There is such symmetry in the natural world that the human molecular structure mimics. I’ve noticed it personally with eyeball veins (I worked in an optometrist’s office) looking like stars in the night sky,  placenta resembling trees, and tree rings looking like fingerprints; as above, so below. Annihilation ran with that idea to bring us disturbing creations of prismatic refractions of all DNA in all that exists.

At the cellular level, the Significant Other aliens were us, so they were subject to our foibles, anxieties, and stresses.

In Annihilation, the alien’s cellular code overwrote ours until we were a part of it, a kind of possession but not evil in its intentions. Inside the Shimmer or even near it, humans fall asleep and awaken in the fetal position, which was our form in the womb as we grew in utero. This reduces us to the cellular beginning. We start at one cell, then two.

If aliens can mimic our core human emotions, even if they cannot genuinely feel those emotions themselves, it gets to the ultimate question: what makes us human?

To me, these movies are about evolutionary beginnings and the rejection and acceptance of possible oncoming evolution.

Significant Other

They are also about destruction.

In Significant Other, Kane’s body dies from multiple organ failure as he is reborn as a child of Area X. To create, sometimes we must first destroy. Having both made it out with the original cellular structure destroyed but infected with the Shimmer (Kane is remade, Lena is infected), Lena and Kane venture into the world as something new; they are the new evolution of the human species.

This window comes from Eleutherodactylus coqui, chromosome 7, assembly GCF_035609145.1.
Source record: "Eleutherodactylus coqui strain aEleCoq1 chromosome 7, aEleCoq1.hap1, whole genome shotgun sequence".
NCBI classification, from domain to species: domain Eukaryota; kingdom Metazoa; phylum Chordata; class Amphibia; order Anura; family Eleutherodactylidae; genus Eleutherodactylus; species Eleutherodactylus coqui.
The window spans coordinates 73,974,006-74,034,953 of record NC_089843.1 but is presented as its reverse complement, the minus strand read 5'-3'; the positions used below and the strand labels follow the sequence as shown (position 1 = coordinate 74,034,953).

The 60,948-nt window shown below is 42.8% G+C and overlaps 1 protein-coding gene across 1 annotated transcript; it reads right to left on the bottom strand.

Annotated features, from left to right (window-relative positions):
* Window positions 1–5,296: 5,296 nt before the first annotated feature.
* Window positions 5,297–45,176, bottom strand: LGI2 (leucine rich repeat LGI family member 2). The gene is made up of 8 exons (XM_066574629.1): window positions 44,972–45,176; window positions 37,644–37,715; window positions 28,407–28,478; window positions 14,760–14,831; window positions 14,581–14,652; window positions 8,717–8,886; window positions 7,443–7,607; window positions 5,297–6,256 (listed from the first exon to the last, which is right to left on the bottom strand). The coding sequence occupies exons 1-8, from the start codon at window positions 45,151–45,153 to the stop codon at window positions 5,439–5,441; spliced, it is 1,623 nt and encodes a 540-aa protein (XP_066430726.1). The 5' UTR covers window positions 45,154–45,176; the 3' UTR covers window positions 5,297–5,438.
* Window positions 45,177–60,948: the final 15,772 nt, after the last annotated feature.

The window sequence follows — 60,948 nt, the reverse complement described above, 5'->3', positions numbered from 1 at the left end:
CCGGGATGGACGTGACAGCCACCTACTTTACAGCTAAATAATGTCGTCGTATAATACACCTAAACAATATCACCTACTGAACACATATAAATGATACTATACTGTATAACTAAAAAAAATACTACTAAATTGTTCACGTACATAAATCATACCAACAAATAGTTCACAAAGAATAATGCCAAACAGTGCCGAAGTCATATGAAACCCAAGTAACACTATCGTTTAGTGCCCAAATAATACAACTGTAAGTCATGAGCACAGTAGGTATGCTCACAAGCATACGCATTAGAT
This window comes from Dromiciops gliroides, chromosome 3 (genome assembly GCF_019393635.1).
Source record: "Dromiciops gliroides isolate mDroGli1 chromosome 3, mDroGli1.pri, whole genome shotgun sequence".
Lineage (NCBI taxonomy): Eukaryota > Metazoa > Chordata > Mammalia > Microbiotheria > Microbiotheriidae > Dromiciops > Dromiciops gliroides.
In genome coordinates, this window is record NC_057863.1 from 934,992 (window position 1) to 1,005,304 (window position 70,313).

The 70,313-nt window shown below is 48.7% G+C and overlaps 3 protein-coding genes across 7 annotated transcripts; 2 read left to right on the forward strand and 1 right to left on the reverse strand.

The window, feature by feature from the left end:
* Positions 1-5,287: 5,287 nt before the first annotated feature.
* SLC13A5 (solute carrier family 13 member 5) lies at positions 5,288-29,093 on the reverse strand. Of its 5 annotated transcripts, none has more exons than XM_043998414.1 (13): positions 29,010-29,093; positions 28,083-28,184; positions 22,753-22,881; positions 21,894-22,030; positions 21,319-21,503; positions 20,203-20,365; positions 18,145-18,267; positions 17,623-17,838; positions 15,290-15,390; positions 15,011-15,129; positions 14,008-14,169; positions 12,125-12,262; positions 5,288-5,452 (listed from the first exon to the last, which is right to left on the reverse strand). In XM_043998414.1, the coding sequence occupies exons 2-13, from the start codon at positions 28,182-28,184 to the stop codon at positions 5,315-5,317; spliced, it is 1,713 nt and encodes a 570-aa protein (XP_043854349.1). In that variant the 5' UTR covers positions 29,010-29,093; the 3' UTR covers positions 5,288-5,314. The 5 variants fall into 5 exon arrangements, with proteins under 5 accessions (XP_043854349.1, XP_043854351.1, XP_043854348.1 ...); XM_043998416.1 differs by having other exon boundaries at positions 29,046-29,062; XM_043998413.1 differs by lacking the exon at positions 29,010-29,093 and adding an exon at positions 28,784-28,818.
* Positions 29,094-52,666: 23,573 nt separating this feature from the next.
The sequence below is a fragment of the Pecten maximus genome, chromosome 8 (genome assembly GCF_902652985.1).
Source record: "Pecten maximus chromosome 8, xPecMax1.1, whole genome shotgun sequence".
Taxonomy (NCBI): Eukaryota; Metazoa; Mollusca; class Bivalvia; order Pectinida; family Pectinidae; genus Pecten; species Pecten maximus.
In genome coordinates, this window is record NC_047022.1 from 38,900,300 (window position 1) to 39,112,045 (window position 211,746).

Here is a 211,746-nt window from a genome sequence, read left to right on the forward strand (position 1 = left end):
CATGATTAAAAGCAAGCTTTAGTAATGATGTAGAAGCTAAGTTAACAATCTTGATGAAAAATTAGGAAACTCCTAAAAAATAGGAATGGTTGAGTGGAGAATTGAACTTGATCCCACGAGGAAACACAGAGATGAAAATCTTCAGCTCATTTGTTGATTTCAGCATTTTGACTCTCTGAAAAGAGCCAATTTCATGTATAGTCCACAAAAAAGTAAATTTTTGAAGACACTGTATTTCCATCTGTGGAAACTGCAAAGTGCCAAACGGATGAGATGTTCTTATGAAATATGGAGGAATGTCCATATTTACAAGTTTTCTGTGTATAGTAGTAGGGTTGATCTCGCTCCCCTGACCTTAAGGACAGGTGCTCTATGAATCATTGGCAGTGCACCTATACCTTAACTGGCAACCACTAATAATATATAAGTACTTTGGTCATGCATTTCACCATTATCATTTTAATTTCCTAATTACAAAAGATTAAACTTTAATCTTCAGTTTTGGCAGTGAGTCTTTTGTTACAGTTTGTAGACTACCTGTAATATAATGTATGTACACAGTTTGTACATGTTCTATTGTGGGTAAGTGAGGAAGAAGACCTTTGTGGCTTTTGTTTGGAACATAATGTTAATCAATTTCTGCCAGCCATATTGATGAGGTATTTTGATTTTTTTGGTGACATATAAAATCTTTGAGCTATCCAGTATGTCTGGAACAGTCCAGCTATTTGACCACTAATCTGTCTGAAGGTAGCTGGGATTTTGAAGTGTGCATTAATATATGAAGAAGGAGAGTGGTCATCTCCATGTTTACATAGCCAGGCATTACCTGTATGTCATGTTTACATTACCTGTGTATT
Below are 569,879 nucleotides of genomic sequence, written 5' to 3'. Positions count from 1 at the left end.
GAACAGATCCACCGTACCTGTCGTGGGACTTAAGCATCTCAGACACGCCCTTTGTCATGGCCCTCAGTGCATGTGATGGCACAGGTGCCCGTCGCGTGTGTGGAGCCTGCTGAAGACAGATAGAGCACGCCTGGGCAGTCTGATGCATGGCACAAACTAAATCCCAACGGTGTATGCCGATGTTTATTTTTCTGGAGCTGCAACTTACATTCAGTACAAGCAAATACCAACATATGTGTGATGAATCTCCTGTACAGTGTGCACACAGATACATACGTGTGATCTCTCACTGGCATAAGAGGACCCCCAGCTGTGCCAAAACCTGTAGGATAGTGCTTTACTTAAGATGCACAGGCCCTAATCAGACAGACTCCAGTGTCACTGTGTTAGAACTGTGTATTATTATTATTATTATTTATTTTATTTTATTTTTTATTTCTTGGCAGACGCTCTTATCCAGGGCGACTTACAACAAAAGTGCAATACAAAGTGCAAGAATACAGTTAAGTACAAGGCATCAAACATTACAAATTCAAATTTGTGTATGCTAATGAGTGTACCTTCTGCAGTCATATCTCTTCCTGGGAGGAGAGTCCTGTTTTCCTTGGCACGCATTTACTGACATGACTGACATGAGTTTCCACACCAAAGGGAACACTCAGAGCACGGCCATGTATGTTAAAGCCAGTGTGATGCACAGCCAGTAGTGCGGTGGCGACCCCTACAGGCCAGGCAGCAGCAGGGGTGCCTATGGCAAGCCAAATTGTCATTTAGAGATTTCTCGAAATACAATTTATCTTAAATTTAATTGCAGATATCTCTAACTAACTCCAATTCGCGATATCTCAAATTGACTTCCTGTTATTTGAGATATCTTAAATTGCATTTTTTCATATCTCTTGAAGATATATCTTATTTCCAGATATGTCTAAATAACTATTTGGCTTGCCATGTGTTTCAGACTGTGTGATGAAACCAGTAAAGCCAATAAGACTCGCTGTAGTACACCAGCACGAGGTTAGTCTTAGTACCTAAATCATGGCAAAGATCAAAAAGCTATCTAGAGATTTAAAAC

Yet, this invasion is not about making something new. It’s about assimilating us and making our world theirs (consciously or not, it’s a coup).

If anything, these extraterrestrials probably see it as them making our world better. Honestly, why shouldn’t they? People can be deeply destructive, especially towards the environment.

Two deer appear in Annihilation; one looks ruined, a possible remnant of our world as it strips the imperfection of earthly cells away from it. Now, it is moving in unison with the beautiful replica that the Shimmer refracted from it.

The major difference in these movies is that the alien lifeform in Annihilation does not seem to have sentience (though it is capable of complete replication, fractals, and infection just by being near it).

The life forms in Significant Other are aware, and they’re coming to take over the human world. It cannot be escaped or seemingly destroyed. “Unfathomable mind” is what Dr. Ventress tells us as she’s absorbed into it. But perhaps it’s not a mind at all but merely a symbiosis of cells using our minds to think — a cellular mimicry of our thinking minds.